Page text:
Although Matisse thrived on having rivals, Picasso, both bolder and younger, was determined to surpass him with a great achievement. When Matisse saw Picasso’s 1907 painting Les Demoiselles d’Avignon – a work that changed the course of modern art – he vowed to take pictorial revenge. Picasso’s followers declared war on Matisse but the two men recognised each other’s genius and in later life were reconciled.

Smee could also have connected the devastating death of Picasso’s younger sister with the suicide of his close friend Casagemas (which thrust him into his “blue period”) and linked Picasso’s scenes depicting young women on their deathbed with Edvard Munch’s morbid Death in the Sickroom. Picasso’s drawing of the exposed genitals of his adopted adolescent daughter, Raymonde, unnervingly foreshadowed Bal­thus’s erotic images of prepubescent girls.

When it comes to Jackson Pollock and Willem de Kooning, Smee observes that where the former struggled with his inability to draw, the latter struggled to set aside his technical mastery. But Pollock’s influence freed his friend and both achieved great wealth and fame before the drunken Pollock died in a car crash and de Kooning lapsed into alcoholism and dementia. The competition between them prevailed to the end. When de Kooning heard of his rival’s death, he boasted, “I’m number one.”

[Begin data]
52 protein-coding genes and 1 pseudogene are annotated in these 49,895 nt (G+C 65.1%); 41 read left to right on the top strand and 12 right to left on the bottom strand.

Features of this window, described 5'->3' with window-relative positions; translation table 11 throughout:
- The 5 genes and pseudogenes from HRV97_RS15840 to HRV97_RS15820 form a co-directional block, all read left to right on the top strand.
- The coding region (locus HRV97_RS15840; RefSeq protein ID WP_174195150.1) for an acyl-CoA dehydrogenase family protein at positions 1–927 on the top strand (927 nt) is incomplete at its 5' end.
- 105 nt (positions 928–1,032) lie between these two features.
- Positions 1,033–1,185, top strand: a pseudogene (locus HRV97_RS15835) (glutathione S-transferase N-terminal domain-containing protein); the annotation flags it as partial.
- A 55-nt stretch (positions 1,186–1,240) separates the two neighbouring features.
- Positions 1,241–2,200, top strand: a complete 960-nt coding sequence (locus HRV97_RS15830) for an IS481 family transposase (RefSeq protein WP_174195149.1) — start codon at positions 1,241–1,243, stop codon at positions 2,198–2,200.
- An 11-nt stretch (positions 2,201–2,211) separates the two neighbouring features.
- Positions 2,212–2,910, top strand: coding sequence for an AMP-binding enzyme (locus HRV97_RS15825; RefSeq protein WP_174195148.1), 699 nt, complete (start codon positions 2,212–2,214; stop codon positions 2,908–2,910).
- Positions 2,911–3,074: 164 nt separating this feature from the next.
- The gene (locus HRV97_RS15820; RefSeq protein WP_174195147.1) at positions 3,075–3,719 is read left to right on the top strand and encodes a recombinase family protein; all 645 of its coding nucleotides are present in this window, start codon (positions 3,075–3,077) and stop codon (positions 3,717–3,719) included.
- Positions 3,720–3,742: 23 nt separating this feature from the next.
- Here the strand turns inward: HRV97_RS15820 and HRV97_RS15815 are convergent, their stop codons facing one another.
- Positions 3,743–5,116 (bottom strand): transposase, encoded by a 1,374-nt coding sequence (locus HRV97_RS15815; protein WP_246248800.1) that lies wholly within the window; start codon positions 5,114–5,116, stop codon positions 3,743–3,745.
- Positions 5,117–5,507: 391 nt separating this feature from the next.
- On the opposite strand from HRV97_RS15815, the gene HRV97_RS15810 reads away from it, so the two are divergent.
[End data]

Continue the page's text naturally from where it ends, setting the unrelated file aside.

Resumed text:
Many critics attacked Pollock’s vast canvases as a kind of apocalyptic wallpaper, lacking composition, drawing and human figures, and whose inherent meaning was suggested by their pretentious titles – Cathedral, Enchanted Forest and the like – or by other, more enthusiastic critics. Smee fancifully extols Pollock’s half-accidental images, which “twinkled and pulsed, evoking distant galaxies and the deep recession of space”, describing them as “beautiful, decorative and transcendent”. There is, how­ever, no evidence in this book that the boorish and belligerent Pollock, who “didn’t have an intellectual bone in his body”, was an “intelligent” painter.